— Kristina Michele Martens
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November Bellingham events: A Homeless People’s Solution to Homelessness…/ Press release, POOR Magazine

Image – included with the press release – of mural on the side of a building displaying the word Homefulness at the top, in orange and yellow graduated tones. Images of Indigenous people, Black people, and people of color are painted below the lettering, some shown speaking, some shown with drums, some shown with masks, some hold posters. One poster says ‘We Are Not Trash – Stop Sweeping Us.’ The other poster says ‘Land Back so Houseless Indigenous Peoples Can Build Homes.’

October 25, 2021 Press release, POOR Magazine

FOR IMMEDIATE RELEASE:

A Homeless People’s Solution to Homelessness…

POOR MAGAZINE, a collective of Poor, Homeless, Indigenous, Black and Brown writers and activists, hit the road to share an innovative model to solving homelessness called Homefulness. Members of POOR Magazine will share their innovative “Homefulness Handbook,” accompanied by a series of writing/poetry workshops in encampments, community centers, schools and jails with other homeless and formerly homeless communities. Leading a tour on stolen land and hoarded resources, they share the template of Homefulness via storytelling and spoken word performance with fellow houseless and housed residents of so-called Bellingham, WA., Bend and Eugene, OR.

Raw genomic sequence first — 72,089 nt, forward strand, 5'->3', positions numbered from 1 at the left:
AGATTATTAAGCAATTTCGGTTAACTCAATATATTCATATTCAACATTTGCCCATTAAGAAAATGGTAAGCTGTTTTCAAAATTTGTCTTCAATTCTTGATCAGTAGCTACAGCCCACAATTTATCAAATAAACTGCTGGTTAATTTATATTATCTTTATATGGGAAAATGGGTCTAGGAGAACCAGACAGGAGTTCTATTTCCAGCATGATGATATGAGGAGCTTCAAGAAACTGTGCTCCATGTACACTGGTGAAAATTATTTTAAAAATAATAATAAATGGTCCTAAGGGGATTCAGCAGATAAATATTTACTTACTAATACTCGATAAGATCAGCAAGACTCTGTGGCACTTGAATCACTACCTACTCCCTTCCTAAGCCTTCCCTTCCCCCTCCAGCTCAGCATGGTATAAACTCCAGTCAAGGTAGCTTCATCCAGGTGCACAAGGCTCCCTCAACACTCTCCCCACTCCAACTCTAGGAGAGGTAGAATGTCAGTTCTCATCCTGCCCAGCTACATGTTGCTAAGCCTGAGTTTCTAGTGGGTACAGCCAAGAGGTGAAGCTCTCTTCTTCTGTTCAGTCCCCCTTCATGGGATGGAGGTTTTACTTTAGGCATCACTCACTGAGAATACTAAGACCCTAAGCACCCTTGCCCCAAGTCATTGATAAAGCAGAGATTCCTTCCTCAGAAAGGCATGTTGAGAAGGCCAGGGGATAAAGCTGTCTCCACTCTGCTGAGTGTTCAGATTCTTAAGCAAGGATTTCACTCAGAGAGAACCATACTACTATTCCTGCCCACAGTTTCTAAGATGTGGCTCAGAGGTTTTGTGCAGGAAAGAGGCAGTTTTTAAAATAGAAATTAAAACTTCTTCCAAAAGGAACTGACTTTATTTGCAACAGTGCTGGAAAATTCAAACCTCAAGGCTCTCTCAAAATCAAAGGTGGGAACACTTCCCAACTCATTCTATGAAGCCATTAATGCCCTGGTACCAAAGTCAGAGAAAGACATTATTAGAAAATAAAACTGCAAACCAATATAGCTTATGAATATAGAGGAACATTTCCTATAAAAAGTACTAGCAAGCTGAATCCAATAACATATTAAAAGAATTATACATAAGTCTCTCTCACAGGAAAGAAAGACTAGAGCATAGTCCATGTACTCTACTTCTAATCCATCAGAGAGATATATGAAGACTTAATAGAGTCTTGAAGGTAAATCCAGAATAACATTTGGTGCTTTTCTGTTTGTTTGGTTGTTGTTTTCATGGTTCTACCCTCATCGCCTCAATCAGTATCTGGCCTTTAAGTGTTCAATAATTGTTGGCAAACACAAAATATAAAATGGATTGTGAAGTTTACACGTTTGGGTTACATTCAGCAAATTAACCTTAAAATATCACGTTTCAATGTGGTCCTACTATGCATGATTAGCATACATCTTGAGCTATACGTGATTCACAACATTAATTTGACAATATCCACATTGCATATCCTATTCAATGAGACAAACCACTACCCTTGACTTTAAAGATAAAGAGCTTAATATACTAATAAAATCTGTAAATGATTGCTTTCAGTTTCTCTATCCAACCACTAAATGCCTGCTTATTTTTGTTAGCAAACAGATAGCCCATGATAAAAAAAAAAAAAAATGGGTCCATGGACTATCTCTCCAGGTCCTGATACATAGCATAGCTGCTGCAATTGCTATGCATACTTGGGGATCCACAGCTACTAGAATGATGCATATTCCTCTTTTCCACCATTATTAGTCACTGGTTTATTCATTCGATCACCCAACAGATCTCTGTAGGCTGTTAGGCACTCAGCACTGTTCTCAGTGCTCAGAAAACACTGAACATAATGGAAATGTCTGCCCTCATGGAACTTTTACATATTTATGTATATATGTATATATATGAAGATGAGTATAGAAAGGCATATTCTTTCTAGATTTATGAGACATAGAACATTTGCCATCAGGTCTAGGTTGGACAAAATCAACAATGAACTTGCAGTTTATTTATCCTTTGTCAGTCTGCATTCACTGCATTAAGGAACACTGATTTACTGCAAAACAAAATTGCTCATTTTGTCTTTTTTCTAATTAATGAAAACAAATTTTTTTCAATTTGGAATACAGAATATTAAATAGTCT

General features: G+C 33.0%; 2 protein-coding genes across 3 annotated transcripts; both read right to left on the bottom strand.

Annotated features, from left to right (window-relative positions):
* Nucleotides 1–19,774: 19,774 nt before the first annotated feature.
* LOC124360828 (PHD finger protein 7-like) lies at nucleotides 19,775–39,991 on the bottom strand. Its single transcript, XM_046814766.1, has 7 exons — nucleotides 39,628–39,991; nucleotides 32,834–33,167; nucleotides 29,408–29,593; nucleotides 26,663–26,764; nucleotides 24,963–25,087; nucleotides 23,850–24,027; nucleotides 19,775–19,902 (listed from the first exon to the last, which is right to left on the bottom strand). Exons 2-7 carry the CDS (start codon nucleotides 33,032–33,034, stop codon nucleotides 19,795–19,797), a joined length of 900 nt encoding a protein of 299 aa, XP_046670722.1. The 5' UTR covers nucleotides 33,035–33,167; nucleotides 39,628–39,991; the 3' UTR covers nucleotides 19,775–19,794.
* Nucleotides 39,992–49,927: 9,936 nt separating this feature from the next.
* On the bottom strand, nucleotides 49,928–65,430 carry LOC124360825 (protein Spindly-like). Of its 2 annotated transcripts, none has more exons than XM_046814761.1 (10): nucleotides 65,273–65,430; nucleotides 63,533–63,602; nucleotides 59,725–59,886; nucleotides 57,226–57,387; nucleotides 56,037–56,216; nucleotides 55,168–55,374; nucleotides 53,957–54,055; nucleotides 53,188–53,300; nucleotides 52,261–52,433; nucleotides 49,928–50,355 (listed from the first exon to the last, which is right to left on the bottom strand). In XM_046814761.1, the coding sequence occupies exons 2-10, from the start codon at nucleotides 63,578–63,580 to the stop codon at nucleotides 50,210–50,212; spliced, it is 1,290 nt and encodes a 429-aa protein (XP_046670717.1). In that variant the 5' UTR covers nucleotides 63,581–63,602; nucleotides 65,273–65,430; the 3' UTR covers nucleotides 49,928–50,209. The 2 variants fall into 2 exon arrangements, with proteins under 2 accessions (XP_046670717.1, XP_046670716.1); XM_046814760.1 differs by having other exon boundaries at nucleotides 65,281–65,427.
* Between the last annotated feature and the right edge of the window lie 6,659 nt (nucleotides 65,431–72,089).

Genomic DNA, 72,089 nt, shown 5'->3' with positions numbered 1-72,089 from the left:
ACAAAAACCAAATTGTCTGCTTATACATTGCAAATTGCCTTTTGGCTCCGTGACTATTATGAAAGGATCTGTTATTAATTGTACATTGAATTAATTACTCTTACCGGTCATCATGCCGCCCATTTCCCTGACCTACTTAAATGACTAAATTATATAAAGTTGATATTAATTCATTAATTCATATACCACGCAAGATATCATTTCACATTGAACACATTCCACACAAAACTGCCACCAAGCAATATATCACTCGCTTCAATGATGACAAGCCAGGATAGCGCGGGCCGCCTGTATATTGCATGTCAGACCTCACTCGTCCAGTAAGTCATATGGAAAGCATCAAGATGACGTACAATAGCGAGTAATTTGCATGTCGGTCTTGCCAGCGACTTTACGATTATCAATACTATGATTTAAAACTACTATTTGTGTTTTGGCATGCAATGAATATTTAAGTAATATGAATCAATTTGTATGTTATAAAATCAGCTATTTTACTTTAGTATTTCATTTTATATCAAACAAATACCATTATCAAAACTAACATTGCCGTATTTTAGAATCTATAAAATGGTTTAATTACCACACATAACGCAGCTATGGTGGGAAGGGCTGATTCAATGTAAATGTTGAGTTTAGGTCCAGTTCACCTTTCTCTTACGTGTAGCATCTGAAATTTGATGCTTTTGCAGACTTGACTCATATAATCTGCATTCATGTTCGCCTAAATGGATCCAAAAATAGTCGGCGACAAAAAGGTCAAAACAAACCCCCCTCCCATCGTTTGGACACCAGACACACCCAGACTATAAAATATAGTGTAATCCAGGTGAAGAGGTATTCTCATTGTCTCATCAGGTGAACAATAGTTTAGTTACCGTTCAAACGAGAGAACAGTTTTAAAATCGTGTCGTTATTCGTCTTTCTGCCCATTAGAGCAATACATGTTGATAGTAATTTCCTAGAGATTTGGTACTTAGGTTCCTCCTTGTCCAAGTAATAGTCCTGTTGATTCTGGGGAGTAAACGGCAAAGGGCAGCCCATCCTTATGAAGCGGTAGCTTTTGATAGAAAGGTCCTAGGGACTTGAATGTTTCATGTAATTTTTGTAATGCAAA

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Chapter Four: The City Council Members – Whatcom Barriers to Equity, a review for 2021 candidates / Noisy Waters Northwest

October 19, 2021 Dena Jensen

From Introduction – Whatcom Barriers to Equity, a review for 2021 candidates : 

Materials that were responsive to a number of recent public records requests obtained from the City of Bellingham, and one request from Whatcom County, provide insights into notable communications strategies of existing City staff, the mayor’s office, and some City Council Members regarding many of the winter’s events related to homelessness. On some of these matters, communications were being coordinated between the City and County executive branches.

Based on information contained in those materials, an important question arises regarding future actions of folks newly stepping up to run, or those continuing on to serve their community in public office: will they take action to eliminate government approaches that view or portray individuals and community organizations serving people in crisis as adversaries?

Chapter One: The County Executive – Whatcom Barriers to Equity, a review for 2021 candidates

Chapter Two: City Staff and the Mayor – Whatcom Barriers to Equity, a review for 2021 candidates

Chapter Three: The Police Department – Whatcom Barriers to Equity, a review for 2021 candidates

Chapter Four: The City Council Members

[Editor’s note: all redactions in this chapter are provided by the editor in the interest of not providing specific names of private persons considered unnecessary to the integrity of this review.]

During the Bellingham City Council’s public comment period at their February 22, 2021 regular Council meeting, a community member read the demands that were current at that time, that had been posted on social media by Bellingham Occupied Protest Mutual Aid, also known as BOP Mutual Aid.